You are visiting - copyright © 2009 to 2017   All rights reserved                                                                                                       Home |  Terms of use  |  Datafiles  |  Contact us

Globalshift Limited -                                                                        is as up-to-date as possible but some information may not be the most recent available

Contact Us



Low-Cost Spreadsheets


Buy Excel files - histories and forecasts of production and wells split into any category for all countries and regions

Review files Exploration and Production


In 1952 gravity and magnetic surveys were conducted in the Koumac area on the main island and a geochemical survey was completed on the Gouaro anticline on the west coast south of Koumac, northwest of Noumea.

Oil shows were found in fractured igneous rocks near Koumac in 1953 in 4 shallow wells. Gas and oil shows were then reportedly encountered in 2 wells drilled by the French on the Gouaro anticline in 1953 and 1954. The shows were in a flysch-like series of beds of Lower Eocene age. No further wells have been drilled in the territory and no production has been achieved or is forecast by Globalshift.

For recent events see News Briefs.

E and P

News Briefs

New Caledonia


New Caledonia


New Caledonia is a fragment of Gondwana which separated from Australia in the Early Tertiary. Prior to separation, during the Permian to Early Cretaceous, subduction was occurring along the southeastern Gondwana margin. New Caledonia was then located in a fore-arc region along which volcanic-arc sediments accumulated. Accretion and subduction of oceanic and terrigenous material created an accretionary complex that metamorphosed into a blueschist facies.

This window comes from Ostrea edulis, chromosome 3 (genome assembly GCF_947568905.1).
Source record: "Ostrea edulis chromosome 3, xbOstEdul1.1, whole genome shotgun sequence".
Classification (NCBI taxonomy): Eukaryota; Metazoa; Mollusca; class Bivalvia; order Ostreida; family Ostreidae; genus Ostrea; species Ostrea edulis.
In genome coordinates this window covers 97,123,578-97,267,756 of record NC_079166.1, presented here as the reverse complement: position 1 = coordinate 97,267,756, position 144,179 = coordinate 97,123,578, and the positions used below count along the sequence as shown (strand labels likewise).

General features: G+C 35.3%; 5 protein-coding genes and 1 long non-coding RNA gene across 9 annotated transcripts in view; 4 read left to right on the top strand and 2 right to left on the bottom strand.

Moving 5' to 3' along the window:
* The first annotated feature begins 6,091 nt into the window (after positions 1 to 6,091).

During the Late Cretaceous to Eocene rifting isolated New Caledonia. After a period of shallow water terrigenous sedimentation associated with minor volcanic activity, only pelagic sediments accumulated.

A new northeast dipping line of subduction appeared to the east of New Caledonia at the end of the Palaeocene creating another blueschist complex as the eastern Australian Plate was consumed. This activity ended with Late Eocene obduction as the Norfolk Ridge blocked the subduction zone. Finally, post-Eocene uplift caused the islands to take on their current shape.

The islands are thus comprised of glaucophane schists and extensive outcrops of basalt including widespread deposits of nickel and chromite found on the lateritic surfaces of the ultrabasic rocks. Iron ores are also present with minor deposits of copper, gold, and other metals within the glaucophane schists.

Although there have been some reports of oil and gas shows in flysch sediments and in fractured igneous rocks, Globalshift considers the islands and surrounding waters to have no commercial oil and gas potential due to a lack of reservoir development. The complex structural history would probably have breached any older fields.